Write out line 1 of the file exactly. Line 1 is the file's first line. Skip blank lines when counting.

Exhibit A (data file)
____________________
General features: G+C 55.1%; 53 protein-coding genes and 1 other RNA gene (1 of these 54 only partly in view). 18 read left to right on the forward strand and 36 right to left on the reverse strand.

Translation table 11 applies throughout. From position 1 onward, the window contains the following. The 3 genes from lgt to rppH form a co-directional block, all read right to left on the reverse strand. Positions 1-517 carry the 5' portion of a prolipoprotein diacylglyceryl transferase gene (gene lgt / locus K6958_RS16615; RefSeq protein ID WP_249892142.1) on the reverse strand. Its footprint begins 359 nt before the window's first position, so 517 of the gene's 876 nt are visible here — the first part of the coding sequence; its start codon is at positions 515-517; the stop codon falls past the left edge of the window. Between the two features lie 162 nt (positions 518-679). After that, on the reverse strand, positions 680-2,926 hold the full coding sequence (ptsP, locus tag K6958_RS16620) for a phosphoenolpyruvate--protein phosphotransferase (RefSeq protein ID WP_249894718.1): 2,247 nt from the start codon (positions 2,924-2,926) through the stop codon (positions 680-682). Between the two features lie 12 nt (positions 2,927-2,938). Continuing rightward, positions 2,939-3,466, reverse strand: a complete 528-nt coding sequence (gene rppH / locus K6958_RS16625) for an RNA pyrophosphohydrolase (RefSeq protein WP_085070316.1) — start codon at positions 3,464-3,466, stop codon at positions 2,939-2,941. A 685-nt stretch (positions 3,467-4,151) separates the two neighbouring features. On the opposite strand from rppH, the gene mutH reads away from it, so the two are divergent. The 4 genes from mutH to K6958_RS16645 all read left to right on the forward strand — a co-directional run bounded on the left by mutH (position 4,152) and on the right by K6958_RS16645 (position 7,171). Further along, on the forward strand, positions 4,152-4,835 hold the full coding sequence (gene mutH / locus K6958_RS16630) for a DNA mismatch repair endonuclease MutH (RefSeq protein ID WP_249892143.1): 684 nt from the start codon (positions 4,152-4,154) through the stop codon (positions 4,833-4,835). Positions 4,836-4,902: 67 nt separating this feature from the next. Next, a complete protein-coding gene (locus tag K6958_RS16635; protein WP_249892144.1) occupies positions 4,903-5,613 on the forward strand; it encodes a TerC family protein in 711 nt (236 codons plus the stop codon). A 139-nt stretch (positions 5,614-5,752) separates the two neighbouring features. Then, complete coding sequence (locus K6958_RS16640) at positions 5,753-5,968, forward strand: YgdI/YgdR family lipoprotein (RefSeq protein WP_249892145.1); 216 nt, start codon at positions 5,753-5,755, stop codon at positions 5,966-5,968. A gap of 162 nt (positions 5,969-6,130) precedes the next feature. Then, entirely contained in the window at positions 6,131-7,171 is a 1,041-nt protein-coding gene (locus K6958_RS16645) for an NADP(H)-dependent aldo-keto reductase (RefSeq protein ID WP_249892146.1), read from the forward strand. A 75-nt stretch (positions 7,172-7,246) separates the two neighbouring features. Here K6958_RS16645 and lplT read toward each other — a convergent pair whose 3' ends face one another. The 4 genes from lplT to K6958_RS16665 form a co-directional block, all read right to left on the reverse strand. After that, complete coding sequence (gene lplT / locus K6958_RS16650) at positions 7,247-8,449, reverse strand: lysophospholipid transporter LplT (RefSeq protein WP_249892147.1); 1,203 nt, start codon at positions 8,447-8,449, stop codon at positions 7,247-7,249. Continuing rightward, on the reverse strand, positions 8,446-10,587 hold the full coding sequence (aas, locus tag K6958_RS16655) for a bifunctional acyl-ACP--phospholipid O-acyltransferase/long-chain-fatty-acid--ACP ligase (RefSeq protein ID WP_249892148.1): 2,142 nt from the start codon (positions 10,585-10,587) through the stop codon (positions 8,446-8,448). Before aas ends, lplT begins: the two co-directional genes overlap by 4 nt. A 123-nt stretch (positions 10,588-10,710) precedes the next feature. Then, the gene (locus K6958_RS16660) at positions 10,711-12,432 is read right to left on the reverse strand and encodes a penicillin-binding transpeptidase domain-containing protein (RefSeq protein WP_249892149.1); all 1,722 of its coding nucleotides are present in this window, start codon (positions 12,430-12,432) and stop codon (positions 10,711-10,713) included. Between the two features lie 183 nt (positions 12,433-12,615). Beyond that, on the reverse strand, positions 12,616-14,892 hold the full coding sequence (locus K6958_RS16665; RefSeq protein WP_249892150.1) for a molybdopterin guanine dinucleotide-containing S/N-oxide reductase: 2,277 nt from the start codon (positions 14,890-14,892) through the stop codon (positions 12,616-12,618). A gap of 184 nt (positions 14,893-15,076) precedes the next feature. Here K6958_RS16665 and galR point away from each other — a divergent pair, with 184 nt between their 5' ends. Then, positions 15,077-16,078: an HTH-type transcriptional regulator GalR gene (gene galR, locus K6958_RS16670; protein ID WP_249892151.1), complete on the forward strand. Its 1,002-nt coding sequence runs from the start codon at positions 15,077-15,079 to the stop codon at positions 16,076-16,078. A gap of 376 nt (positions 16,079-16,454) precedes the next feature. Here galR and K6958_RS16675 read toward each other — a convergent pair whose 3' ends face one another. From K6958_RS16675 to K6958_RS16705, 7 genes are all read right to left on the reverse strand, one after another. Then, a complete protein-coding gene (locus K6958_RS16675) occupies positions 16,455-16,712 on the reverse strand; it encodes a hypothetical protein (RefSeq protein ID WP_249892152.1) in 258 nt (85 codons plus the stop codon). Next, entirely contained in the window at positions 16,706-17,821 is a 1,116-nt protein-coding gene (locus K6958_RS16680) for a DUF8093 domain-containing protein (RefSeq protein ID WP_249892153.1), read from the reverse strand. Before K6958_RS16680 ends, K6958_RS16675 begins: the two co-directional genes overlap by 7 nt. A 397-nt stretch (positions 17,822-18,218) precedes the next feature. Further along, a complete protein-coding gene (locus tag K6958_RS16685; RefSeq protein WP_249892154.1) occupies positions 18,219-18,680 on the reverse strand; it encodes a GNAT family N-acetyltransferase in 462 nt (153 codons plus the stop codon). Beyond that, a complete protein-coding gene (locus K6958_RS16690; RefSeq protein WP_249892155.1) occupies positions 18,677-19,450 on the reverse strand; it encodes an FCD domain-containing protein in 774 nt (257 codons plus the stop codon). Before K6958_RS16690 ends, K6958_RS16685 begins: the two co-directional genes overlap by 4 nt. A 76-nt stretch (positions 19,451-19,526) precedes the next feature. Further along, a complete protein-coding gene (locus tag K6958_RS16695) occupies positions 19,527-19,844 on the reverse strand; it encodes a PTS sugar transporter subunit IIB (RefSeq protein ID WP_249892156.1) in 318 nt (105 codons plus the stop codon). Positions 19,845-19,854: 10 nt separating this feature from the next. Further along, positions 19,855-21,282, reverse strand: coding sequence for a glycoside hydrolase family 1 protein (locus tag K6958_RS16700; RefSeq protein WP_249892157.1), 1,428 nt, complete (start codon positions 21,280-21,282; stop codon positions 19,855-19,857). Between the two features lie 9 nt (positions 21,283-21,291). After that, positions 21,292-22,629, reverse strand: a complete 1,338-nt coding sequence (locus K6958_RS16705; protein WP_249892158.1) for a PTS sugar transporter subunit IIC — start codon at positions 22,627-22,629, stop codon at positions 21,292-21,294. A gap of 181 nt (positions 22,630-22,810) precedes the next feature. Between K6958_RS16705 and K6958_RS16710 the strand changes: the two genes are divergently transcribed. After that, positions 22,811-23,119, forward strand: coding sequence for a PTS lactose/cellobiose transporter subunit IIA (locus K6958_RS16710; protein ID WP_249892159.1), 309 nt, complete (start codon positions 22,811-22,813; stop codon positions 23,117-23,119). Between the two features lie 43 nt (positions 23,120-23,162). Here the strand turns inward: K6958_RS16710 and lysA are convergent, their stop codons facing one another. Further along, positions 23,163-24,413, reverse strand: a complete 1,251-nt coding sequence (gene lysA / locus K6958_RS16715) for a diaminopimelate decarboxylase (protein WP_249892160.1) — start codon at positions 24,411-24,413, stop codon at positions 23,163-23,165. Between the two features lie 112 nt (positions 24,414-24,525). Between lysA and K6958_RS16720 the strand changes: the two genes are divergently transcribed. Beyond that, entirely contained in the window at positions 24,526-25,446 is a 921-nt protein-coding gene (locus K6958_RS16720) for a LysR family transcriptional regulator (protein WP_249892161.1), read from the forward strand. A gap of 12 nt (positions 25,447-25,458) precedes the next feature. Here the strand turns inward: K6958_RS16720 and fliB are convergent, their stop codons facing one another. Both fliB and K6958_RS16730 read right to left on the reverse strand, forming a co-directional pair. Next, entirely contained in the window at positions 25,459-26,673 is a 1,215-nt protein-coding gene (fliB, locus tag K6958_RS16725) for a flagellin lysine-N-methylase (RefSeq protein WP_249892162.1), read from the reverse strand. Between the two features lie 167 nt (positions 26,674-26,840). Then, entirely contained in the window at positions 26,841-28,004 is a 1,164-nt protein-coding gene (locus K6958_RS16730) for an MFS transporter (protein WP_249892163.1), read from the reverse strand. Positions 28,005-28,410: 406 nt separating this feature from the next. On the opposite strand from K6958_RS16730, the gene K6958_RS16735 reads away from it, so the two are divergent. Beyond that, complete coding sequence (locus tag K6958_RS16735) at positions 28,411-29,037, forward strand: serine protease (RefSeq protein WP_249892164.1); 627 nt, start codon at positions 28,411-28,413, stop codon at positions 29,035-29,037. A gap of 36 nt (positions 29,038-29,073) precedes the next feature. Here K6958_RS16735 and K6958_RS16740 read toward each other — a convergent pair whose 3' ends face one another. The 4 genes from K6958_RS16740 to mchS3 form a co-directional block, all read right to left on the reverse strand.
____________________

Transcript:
General features: G+C 55.1%; 53 protein-coding genes and 1 other RNA gene (1 of these 54 only partly in view). 18 read left to right on the forward strand and 36 right to left on the reverse strand.